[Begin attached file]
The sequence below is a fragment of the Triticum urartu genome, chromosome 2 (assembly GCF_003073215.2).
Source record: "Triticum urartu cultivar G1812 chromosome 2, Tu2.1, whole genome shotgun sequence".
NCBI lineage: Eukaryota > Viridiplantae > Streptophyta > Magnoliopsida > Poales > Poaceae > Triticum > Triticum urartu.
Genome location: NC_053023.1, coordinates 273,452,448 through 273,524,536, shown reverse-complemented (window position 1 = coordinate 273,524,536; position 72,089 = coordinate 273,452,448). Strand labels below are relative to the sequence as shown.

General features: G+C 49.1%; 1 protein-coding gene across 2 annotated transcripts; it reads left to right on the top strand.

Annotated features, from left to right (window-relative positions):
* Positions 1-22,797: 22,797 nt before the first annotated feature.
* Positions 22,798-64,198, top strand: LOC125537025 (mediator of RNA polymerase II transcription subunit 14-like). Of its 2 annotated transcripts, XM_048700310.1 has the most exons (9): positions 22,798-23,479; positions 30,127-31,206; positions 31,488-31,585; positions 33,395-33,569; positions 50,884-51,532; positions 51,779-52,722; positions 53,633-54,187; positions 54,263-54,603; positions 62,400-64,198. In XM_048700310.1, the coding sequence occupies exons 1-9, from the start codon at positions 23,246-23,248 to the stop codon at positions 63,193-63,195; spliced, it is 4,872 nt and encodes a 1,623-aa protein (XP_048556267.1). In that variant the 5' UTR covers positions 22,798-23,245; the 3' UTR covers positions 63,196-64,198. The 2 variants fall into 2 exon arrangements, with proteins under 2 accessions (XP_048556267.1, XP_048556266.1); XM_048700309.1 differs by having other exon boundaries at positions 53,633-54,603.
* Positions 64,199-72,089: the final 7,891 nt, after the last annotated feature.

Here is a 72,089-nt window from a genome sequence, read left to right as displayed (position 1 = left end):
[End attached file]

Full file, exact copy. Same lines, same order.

The sequence below is a fragment of the Triticum urartu genome, chromosome 2 (assembly GCF_003073215.2).
Source record: "Triticum urartu cultivar G1812 chromosome 2, Tu2.1, whole genome shotgun sequence".
NCBI lineage: Eukaryota > Viridiplantae > Streptophyta > Magnoliopsida > Poales > Poaceae > Triticum > Triticum urartu.
Genome location: NC_053023.1, coordinates 273,452,448 through 273,524,536, shown reverse-complemented (window position 1 = coordinate 273,524,536; position 72,089 = coordinate 273,452,448). Strand labels below are relative to the sequence as shown.

General features: G+C 49.1%; 1 protein-coding gene across 2 annotated transcripts; it reads left to right on the top strand.

Annotated features, from left to right (window-relative positions):
* Positions 1-22,797: 22,797 nt before the first annotated feature.
* Positions 22,798-64,198, top strand: LOC125537025 (mediator of RNA polymerase II transcription subunit 14-like). Of its 2 annotated transcripts, XM_048700310.1 has the most exons (9): positions 22,798-23,479; positions 30,127-31,206; positions 31,488-31,585; positions 33,395-33,569; positions 50,884-51,532; positions 51,779-52,722; positions 53,633-54,187; positions 54,263-54,603; positions 62,400-64,198. In XM_048700310.1, the coding sequence occupies exons 1-9, from the start codon at positions 23,246-23,248 to the stop codon at positions 63,193-63,195; spliced, it is 4,872 nt and encodes a 1,623-aa protein (XP_048556267.1). In that variant the 5' UTR covers positions 22,798-23,245; the 3' UTR covers positions 63,196-64,198. The 2 variants fall into 2 exon arrangements, with proteins under 2 accessions (XP_048556267.1, XP_048556266.1); XM_048700309.1 differs by having other exon boundaries at positions 53,633-54,603.
* Positions 64,199-72,089: the final 7,891 nt, after the last annotated feature.

Here is a 72,089-nt window from a genome sequence, read left to right as displayed (position 1 = left end):